SAN DIEGO (KGTV) -- Questions still remain Friday night after unedited video was released showing what the Sheriff's Department said was a deputy overdosing on fentanyl after being exposed to the drug on July 3.
"I am puzzled by the fact that the Sheriff has not yet retracted his previous statements about this being an overdose," shares Leo Beletsky a professor at UC San Diego School of Medicine, "This is not an overdose."
The first hour-long video shows Deputy Faiivae collapsing. The second video was from the perspective of the Corporal who was training him, Scott Crane.
The video shows Deputy Faiivae with his gloves on, searching a vehicle and touching the narcotics which are inside of clear bags. Throughout the searching process, he continually removes and replaces his gloves.
Moments before his collapse, he removes his gloves and proceeds to transfer the narcotics into different bags. The video then shows him collapsing.
The Sheriff's Department released an edited version of the video two weeks ago, warning the public about the dangers of fentanyl overdoses, and the dangers it poses to law enforcement.
After seeing the edited video medical experts shared doubts that it was an overdose. In response, Thursday night, the Sheriff's department released two hours of unedited body camera video.
But Friday night, medical experts say the expanded video, still leaves them with the same doubts over whether Deputy Faiivae did in fact overdose.
"There is just not a biological mechanism for that powder to move across your skin into your blood stream," shares Beletsky, "So it would be virtually impossible, for someone to feel any sort of symptoms, let alone to overdose."
Thursday night the Sheriff's Department also revealed that a toxicology test was not given to Deputy Faiivae at the hospital. Beletsky says that is normal.
"It would be unusual I think to have the hospital do a toxicology test on someone who comes into the hospital for an emergency such as this," expresses Beletsky, "This is standard procedure."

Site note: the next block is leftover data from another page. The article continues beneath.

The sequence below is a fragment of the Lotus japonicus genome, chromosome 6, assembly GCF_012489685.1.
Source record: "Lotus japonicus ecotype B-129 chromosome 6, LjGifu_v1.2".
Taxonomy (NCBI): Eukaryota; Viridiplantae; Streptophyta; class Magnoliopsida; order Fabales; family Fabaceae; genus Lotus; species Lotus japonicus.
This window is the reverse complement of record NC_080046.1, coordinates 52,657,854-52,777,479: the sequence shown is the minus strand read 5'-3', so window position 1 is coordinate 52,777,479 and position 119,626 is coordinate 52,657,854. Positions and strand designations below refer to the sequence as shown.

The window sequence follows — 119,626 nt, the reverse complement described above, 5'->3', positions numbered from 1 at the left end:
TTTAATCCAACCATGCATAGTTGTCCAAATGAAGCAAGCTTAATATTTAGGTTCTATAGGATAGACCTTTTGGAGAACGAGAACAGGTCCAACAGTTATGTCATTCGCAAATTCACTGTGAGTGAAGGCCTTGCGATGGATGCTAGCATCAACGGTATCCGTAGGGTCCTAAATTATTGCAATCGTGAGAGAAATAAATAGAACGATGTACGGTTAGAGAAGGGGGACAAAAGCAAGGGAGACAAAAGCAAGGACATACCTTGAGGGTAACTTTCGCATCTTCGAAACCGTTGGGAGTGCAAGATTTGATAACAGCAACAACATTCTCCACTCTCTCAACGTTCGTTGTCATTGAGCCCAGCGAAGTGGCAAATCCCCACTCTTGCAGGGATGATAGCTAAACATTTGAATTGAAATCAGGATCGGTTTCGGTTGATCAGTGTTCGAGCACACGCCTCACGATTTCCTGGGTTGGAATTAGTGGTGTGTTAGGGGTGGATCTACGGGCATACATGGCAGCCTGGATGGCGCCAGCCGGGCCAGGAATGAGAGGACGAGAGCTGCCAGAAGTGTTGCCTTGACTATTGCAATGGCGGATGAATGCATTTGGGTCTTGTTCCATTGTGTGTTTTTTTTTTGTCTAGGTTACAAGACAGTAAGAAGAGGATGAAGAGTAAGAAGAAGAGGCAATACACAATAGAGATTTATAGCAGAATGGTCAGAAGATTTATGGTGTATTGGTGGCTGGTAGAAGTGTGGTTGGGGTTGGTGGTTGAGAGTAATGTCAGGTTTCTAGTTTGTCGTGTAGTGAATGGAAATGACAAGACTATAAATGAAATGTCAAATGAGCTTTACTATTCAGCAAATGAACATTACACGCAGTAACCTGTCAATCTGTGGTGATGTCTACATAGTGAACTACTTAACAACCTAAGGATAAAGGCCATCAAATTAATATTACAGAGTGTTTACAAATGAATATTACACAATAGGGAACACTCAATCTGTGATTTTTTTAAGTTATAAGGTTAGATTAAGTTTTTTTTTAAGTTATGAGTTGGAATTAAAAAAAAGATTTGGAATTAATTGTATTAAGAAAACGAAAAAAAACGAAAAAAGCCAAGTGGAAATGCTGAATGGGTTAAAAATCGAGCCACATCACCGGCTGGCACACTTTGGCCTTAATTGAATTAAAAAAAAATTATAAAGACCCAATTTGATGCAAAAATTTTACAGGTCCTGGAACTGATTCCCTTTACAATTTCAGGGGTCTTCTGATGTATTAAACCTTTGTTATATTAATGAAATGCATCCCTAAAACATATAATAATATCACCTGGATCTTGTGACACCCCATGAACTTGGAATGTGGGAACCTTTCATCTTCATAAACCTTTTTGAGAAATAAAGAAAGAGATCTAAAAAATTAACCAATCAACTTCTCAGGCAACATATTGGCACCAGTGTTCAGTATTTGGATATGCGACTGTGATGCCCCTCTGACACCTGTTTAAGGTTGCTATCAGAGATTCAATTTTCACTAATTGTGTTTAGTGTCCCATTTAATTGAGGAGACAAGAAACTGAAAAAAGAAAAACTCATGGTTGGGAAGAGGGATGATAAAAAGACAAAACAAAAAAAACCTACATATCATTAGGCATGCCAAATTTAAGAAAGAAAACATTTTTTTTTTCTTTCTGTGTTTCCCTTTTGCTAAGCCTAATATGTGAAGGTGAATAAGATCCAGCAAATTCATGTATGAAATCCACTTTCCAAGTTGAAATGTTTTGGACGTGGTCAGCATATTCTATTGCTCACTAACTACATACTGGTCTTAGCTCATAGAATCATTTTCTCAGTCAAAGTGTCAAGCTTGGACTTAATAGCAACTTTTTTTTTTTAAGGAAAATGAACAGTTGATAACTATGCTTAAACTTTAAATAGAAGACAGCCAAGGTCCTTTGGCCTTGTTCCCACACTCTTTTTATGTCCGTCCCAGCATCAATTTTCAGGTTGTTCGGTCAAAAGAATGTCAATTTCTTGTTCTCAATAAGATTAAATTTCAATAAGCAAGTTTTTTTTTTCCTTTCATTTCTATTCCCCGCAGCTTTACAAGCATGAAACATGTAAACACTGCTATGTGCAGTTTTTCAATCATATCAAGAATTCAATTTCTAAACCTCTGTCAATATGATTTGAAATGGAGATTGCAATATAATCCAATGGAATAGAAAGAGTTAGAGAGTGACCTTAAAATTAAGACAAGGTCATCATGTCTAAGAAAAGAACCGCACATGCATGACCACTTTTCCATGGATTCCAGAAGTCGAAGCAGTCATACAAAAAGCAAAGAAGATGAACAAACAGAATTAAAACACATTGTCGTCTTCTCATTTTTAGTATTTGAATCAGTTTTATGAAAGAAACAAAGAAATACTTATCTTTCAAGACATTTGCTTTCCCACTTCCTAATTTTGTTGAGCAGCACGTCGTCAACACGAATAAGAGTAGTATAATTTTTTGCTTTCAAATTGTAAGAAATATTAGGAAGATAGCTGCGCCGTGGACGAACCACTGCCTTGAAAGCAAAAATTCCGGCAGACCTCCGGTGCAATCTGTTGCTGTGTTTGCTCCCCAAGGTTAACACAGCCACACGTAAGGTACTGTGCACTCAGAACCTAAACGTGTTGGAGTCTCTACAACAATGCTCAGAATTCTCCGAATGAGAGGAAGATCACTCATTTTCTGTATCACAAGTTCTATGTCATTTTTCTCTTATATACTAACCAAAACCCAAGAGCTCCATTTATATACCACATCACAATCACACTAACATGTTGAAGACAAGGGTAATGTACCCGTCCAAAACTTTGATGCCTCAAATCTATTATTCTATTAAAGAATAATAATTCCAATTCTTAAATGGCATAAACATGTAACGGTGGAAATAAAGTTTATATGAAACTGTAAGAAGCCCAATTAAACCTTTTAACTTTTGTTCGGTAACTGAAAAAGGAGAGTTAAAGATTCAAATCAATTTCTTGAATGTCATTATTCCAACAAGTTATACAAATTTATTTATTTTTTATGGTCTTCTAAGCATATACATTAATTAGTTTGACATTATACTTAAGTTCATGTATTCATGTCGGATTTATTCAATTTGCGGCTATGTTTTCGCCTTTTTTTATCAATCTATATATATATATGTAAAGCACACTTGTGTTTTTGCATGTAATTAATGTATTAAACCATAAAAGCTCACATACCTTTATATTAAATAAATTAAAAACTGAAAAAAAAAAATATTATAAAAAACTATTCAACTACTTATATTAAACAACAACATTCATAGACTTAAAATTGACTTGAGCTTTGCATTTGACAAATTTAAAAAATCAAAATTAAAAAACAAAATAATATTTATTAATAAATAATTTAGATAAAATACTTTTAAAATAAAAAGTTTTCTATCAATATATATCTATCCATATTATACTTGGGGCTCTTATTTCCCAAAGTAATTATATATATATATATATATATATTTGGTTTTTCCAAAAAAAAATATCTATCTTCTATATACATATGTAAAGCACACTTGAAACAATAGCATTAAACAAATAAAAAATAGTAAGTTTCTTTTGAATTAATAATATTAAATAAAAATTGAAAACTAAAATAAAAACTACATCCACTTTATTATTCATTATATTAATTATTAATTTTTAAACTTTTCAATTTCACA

Looking back at the body cam footage you can hear Corporal Crane question the cause, "Do you think it was the dope? Do you think it was heat exhaustion?"
Deputy Faiivae could be heard saying, "I just got lightheaded."
Experts state that overdose symptoms are shallow breathing, blue lips and gurgling sounds. Beletsky also says if Deputy Faiivae was overdosing, response to Narcan, typically works in minutes, "This particular officer had Naloxone administered roughly 3 to 4 doses which is a lot within a 10 minute span, and he did not seem to respond to that medication at all."
With no testing done, Beletsky says the decision to rush out a video, calling it a fentanyl overdose, does more harm than good.
Beletsky says it puts out misinformation on what an overdose looks like, and scares people into not helping someone who needs medical attention.
"The picture remains the same that it almost certainly was not an overdose and we should correct the record," Beletsky said.
ABC10 News reached out to the Sheriff's Department to see if there has been any new answers. As of Friday night, we have not yet heard back.
Beletsky believes that the attention this case is getting may prompt toxicology reports to be conducted in the future, for cases like this.
Footage captured by Deputy David Faiivae's body camera, as provided by the sheriff's department:
Deputy Faiivae Body Camera Video - San Diego County Sheriff's Department from San Diego County Sheriff on Vimeo.
Footage captured by Deputy Scott Crane's body camera, as provided by sheriff's department:
Deputy Crane Body Camera Video - San Diego County Sheriff's Department from San Diego County Sheriff on Vimeo.
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